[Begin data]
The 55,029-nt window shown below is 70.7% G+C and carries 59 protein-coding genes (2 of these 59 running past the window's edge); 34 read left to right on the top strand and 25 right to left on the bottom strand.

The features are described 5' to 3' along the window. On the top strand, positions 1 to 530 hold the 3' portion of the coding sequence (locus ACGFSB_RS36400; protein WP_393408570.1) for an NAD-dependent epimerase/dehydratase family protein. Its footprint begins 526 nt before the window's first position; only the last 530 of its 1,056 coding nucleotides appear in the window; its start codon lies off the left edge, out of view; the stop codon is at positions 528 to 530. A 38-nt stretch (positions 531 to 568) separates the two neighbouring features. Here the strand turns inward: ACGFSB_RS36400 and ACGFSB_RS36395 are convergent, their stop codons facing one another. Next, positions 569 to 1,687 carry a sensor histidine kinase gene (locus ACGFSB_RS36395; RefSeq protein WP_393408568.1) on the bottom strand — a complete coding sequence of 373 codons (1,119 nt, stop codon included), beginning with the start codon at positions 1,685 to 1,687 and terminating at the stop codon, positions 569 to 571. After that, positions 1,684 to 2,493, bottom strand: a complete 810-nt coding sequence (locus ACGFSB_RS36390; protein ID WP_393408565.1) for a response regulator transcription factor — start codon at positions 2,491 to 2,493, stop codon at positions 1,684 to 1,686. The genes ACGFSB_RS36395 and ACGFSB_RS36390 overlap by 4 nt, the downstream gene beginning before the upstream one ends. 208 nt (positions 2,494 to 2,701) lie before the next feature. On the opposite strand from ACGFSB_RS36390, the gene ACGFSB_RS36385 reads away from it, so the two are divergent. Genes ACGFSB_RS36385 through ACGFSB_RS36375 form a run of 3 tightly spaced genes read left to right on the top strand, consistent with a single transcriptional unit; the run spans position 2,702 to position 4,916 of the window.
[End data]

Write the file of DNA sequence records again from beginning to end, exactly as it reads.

The 55,029-nt window shown below is 70.7% G+C and carries 59 protein-coding genes (2 of these 59 running past the window's edge); 34 read left to right on the top strand and 25 right to left on the bottom strand.

The features are described 5' to 3' along the window. On the top strand, positions 1 to 530 hold the 3' portion of the coding sequence (locus ACGFSB_RS36400; protein WP_393408570.1) for an NAD-dependent epimerase/dehydratase family protein. Its footprint begins 526 nt before the window's first position; only the last 530 of its 1,056 coding nucleotides appear in the window; its start codon lies off the left edge, out of view; the stop codon is at positions 528 to 530. A 38-nt stretch (positions 531 to 568) separates the two neighbouring features. Here the strand turns inward: ACGFSB_RS36400 and ACGFSB_RS36395 are convergent, their stop codons facing one another. Next, positions 569 to 1,687 carry a sensor histidine kinase gene (locus ACGFSB_RS36395; RefSeq protein WP_393408568.1) on the bottom strand — a complete coding sequence of 373 codons (1,119 nt, stop codon included), beginning with the start codon at positions 1,685 to 1,687 and terminating at the stop codon, positions 569 to 571. After that, positions 1,684 to 2,493, bottom strand: a complete 810-nt coding sequence (locus ACGFSB_RS36390; protein ID WP_393408565.1) for a response regulator transcription factor — start codon at positions 2,491 to 2,493, stop codon at positions 1,684 to 1,686. The genes ACGFSB_RS36395 and ACGFSB_RS36390 overlap by 4 nt, the downstream gene beginning before the upstream one ends. 208 nt (positions 2,494 to 2,701) lie before the next feature. On the opposite strand from ACGFSB_RS36390, the gene ACGFSB_RS36385 reads away from it, so the two are divergent. Genes ACGFSB_RS36385 through ACGFSB_RS36375 form a run of 3 tightly spaced genes read left to right on the top strand, consistent with a single transcriptional unit; the run spans position 2,702 to position 4,916 of the window.